By James Hanback Very few Sierra On-line Adventure Games from the 1980s or early 1990s featured the type of first-person shooter action later to dominate the PC gaming market. The Sierra adventure gamer had to rely on knowledge, wits, and possibly the printed manual to find the solution. Some games, such as Police Quest, required real-life knowledge about police procedure in order to get past the parking lot at the Lytton, Calif. police station. Conquests of Camelot required research into arcane symbolism, which was helpfully documented within the game’s printed manual, Liber Ex Doctrina. You might also find that you have to rely more on your computer hardware knowledge to complete this stage of our adventure. We will be restoring our game from the previous posts and continuing our quest to use Boson software outside of Windows.
VirtualBox, like Parallels Desktop for Mac and VMware Fusion, can be used to create virtual machines that run Microsoft Windows in a Mac OS X environment. VirtualBox, unlike the commercial products, is open-source software that is released under GNU General Public License. This means that you can freely download, modify, redistribute, and use the software. VirtualBox can lower your total cost-of-ownership (TCO) than a commercial desktop virtualization product if you use it instead VMware Fusion or Parallels Desktop. VirtualBox is more difficult to set up for less-technical users. It uses simpler wizards and default settings, which you can bypass to have more control over the creation of VMs. VirtualBox’s less-wizardy approach allows you to easily review its recommended settings and decide at the beginning how much of your computer’s resources will be used for a particular VM, rather than having to adjust those settings after the VM is created.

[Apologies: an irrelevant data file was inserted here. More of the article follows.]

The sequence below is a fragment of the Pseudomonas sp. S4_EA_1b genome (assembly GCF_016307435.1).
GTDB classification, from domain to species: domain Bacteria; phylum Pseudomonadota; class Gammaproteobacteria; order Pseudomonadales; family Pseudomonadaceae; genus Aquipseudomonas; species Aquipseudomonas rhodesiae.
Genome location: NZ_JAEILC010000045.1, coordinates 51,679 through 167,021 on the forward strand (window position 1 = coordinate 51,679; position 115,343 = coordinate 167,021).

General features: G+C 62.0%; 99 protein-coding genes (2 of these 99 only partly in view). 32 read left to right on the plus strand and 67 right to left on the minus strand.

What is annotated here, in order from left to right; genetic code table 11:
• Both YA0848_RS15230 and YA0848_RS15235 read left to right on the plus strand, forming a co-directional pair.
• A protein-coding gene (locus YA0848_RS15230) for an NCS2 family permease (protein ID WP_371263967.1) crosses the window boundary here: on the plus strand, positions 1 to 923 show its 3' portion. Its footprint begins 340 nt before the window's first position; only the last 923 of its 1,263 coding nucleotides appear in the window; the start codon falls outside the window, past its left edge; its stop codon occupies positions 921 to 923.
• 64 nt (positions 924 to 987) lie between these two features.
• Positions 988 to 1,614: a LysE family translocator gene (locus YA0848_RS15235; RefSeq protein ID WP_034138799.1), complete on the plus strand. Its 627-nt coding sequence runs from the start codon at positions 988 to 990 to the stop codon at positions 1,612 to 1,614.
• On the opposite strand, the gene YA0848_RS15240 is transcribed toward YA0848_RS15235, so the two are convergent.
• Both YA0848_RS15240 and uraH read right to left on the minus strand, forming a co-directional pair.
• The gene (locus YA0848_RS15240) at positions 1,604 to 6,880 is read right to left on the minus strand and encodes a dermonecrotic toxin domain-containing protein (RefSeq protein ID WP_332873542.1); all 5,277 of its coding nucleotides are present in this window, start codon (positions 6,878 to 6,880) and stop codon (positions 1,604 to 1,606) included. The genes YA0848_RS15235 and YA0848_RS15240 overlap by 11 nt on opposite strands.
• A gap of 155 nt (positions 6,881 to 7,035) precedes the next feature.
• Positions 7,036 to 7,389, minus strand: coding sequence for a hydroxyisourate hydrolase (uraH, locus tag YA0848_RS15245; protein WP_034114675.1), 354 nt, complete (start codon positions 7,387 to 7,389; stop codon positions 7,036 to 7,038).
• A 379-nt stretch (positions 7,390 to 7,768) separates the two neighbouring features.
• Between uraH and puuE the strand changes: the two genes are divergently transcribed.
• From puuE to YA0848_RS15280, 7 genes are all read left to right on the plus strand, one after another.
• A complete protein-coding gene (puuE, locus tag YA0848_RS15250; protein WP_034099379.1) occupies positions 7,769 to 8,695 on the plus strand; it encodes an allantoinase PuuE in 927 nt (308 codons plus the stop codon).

This is a good opportunity to remind your co-adventurer that their successes and failures using VirtualBox may not be your successes or failures. The entire phase of our quest takes place on a late 2006 Mac Book Pro with an Intel Core 2 Duo processor and Mac OS X 10.7.5. To complete this task successfully, you will need the following inventory:
An Intel Mac with enough RAM for both the host OS as well as any guest OSs you intend to install
VirtualBox needs at least 30 megabytes of hard drive space (MB) and several gigabytes of space (GB) for each guest OS that you plan to install.
Mac OS X – A very modern version
VirtualBox: A copy
A Microsoft Windows installation media (CD, DVD, ISO file, or ISO file) with a valid Windows product key
If you want to install Windows 8, you will need a processor that supports VTX Basic Input/Output System(BIOS) virtualization extensions. If you have an older Intel Mac you may need to update the firmware to enable the VTX extensions.
You can download either the Boson Exam Environment setup or the Boson NetSim Network Simulator set up program depending on which product you are installing.
You should have enough knowledge about your computer’s hardware and software to know when it is safe to adjust VirtualBox settings and when it is best to leave them alone.
Now that you have your inventory, it’s time to get started on the next leg of our journey. Let’s take our adventurer to the next scene.
VirtualBox Installation
VirtualBox is installed on a Mac in the same way as Parallels Desktop or VMware Fusion. First, download Virtu